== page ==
This piece is a part of our Q+A series. Know someone we should interview? Nominate them here.
Profile: Marjory Wentworth held the title of Poet Laureate of SC for 17 years. In the 1600’s, one of her ancestors accused another ancestor of witchcraft in Salem, and at the 1990 Academy Awards she was escorted in (on camera) by Raoul Julia – that’s right, Gomez from the Addams Family.
In honor of National Poetry Month, we’re asking Marjory 15 questions. Read on to find out which poem breaks her heart, which movers + shakers she’s watching, and who sees her work first.
What are 3-5 things you want people to know about you?
I’m descended from families who lived in Salem during the 1600s. One of my ancestors, Ann Putnam, was the primary accuser of another ancestor, Rebecca Nurse, who was convicted of witchcraft and hanged.
I feel that I’ve rarely devoted myself to writing; making a living and raising a family has always taken precedent in ways that should change as I get older.
When I went to the Academy Awards in 1990 (my husband co-produced a film nominated for Best Screenplay), I was escorted in (on camera) by Raoul Julia. That was amazing.
If you’re originally from Charleston, why have you stayed here? If you’re not, what brought you here?
Good question! My husband was offered a job here by a film production company, and I worked mostly for London publishers at the time. We were living in Brooklyn and had 2 young sons already, and we were looking to move. Charleston seemed so exotic to us. One month after we moved here, Hurricane Hugo hit. Our house was wrecked, and we lost a lot of our belongings, once we finally got back in our home (one year later) I had another son, and we just wanted some normalcy.
What do you hope Charleston is like in 10 years? 20 years?
I hope there’s affordable housing, public transportation, and a priority put on creating opportunities for the people who live here.
When did you know you wanted to be a poet + how did you make a career of your calling?
I have been writing poems since middle school, and I’ve never made a living at it. That’s rare, and it’s sad that the work I should be doing gets pushed to the side to make a living. But, I have been able to write a children’s book and non-fiction book, which has been more financially rewarding. I love teaching college.
What’s your favorite poem? (Album? Book? Movie?)
Favorite poem is always what I’m currently obsessed with. Right now, it’s Ross Gay. Love his work.
What about Charleston inspires your poetry?
The landscape and the history tied to slavery – both of these things figure prominently in my work.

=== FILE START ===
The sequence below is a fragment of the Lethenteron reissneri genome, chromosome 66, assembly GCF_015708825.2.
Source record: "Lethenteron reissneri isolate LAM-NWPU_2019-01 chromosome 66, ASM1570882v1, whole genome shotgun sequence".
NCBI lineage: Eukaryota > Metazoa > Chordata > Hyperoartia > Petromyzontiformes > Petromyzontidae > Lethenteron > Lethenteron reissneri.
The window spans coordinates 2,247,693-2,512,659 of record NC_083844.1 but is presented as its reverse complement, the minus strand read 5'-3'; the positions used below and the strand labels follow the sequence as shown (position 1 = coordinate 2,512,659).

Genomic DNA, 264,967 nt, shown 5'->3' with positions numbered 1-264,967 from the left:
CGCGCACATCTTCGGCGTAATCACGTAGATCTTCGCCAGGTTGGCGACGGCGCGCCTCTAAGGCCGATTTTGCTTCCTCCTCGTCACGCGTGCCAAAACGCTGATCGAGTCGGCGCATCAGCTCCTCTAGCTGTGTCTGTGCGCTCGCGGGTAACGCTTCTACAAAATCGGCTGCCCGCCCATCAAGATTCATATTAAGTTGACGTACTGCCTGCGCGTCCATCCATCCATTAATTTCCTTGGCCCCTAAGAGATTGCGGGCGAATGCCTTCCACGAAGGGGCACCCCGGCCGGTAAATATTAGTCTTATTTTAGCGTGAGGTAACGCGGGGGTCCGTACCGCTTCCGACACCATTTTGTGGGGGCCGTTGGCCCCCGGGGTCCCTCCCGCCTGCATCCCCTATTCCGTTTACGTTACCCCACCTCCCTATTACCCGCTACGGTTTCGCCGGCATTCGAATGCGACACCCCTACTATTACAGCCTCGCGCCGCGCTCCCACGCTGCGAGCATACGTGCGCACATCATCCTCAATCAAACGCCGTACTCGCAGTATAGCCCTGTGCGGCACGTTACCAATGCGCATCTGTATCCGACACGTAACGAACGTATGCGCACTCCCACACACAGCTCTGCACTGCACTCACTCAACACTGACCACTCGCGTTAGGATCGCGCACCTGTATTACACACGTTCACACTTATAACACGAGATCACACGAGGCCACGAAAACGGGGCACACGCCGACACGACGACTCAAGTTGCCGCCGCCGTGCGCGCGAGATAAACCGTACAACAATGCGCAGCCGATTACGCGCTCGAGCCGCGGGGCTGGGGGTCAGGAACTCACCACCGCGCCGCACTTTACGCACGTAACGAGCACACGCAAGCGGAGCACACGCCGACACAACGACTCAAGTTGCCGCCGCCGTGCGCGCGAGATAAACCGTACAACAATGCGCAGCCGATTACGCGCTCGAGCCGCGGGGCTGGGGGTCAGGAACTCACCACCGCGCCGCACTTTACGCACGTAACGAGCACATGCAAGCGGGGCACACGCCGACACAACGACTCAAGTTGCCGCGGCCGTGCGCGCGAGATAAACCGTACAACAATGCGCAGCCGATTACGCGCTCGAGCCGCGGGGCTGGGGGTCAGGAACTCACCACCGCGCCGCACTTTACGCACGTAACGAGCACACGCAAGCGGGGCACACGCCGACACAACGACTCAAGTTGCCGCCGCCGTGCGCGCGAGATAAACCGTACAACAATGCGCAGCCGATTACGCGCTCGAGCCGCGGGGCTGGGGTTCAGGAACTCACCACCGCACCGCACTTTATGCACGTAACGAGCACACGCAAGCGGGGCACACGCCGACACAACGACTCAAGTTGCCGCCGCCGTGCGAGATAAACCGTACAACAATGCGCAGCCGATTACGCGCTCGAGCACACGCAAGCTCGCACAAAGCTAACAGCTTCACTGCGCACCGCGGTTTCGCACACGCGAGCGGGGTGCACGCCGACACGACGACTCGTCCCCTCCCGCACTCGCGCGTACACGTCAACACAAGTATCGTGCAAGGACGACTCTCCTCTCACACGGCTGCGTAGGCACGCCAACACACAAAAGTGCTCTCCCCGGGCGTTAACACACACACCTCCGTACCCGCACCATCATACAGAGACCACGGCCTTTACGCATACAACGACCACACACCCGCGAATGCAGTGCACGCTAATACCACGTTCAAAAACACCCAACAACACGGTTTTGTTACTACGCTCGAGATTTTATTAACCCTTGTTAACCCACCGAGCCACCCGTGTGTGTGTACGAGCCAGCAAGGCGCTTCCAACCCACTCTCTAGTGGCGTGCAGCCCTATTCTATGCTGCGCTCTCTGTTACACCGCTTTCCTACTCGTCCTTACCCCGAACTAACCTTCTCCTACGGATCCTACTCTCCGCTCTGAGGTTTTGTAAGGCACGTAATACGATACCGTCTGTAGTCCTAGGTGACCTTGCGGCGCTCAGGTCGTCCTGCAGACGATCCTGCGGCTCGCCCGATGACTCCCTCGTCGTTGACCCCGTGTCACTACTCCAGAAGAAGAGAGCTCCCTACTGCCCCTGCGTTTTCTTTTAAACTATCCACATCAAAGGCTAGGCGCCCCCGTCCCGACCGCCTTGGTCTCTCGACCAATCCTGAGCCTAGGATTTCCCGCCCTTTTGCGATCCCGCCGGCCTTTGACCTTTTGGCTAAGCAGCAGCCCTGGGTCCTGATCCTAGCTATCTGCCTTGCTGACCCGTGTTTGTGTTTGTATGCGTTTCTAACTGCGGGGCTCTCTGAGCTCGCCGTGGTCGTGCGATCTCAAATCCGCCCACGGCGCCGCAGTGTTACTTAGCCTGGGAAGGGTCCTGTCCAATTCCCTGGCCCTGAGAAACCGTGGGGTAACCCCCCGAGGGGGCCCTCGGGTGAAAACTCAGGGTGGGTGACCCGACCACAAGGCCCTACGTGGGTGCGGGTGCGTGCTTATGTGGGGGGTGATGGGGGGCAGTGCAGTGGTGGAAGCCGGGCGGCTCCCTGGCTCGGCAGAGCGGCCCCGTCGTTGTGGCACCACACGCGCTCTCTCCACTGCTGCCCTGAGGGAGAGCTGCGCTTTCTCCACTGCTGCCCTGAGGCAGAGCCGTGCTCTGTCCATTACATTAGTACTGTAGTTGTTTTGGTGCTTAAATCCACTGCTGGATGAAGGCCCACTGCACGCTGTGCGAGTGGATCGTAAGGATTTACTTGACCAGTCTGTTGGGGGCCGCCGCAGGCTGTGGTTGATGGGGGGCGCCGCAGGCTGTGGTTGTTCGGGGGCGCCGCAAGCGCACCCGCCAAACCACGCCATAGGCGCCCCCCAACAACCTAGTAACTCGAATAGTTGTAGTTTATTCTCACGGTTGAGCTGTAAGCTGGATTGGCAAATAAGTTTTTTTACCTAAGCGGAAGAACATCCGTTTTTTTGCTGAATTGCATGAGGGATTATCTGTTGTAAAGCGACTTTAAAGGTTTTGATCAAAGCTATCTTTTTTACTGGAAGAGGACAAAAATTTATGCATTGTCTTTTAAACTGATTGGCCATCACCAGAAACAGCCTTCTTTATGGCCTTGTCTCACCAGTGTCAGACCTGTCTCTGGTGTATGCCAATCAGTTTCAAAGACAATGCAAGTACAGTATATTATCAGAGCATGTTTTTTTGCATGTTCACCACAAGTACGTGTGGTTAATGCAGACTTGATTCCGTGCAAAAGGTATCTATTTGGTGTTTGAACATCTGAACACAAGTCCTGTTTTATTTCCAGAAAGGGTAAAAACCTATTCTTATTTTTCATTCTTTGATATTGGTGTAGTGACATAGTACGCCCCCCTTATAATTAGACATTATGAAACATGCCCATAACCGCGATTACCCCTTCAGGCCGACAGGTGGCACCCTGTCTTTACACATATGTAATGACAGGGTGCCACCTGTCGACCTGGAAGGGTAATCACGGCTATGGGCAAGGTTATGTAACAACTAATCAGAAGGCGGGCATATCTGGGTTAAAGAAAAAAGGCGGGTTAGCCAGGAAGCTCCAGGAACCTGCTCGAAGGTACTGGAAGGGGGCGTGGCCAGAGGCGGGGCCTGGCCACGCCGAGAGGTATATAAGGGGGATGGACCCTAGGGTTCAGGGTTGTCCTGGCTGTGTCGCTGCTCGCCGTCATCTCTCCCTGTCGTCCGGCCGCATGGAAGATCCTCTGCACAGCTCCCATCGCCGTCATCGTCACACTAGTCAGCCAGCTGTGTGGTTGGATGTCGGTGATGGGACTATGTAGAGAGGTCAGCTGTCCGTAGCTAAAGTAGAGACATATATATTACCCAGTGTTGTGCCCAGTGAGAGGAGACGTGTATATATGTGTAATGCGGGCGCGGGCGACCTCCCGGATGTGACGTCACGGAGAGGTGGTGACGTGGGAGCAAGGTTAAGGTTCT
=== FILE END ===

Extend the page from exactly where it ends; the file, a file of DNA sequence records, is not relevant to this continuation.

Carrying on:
Does writing energize or exhaust you?
It’s about the only thing that makes me tired!
Who do you show your work to first?
My husband Peter
Do you remember the first thing you ever wrote?
My friend Peter Wyn was killed in a skiing accident when we were teenagers, and the first poem I remember writing was a kind of eulogy for him.
What life advice or epiphany would you share with others that you’re thankful you learned?
Say yes, when opportunity knocks. Most of the greatest opportunities come around once – don’t let fear keep you from following your dreams.
What 3 people (living or dead) would you invite to an imaginary dinner party?
Bryan Stevenson – greatest living American.
Rebecca Nurse – my ancestor who was hanged as a witch, but never lost her faith in God.
My father- He died about 50 years ago, and there’s so much I want to talk to him about.
Name 3-5 other local leaders/influencers/movers + shakers you’re watching.
Feiden Santana – the young man who took the video of Walter Scott’s murder in North Charleston
Rev. Kylon Middleton, Rev. Clementa Pinckney’s best friend.
Fletcher Williams (artist) – I think he is beyond brilliant!
What poem breaks your heart?
Pablo Neruda “Tonight I can Write the Saddest Lines”
What makes you laugh?
Billy Collins poems. Dave Chappelle. My dog and my cats.
Looking back at your career + your life, what are a few of the major highlights?
When Congressman Jim Clyburn read my poem “One River, One Boat” Into the Congressional Record and made a speech about it. It does not get better than that.
Reading the poem “In the Shadows of Nuremberg” in the courtroom in Nuremberg where the trials were held (I was asked to do this for the 70th anniversary of the closing of the Nuremberg Trials.)
Reading “Holy City” (poem I was asked to write after the shooting at Mother Emanuel) at Mother Emanuel Church and many times for the families and friends who lost loved ones there.
Being appointed Poet Laureate of SC!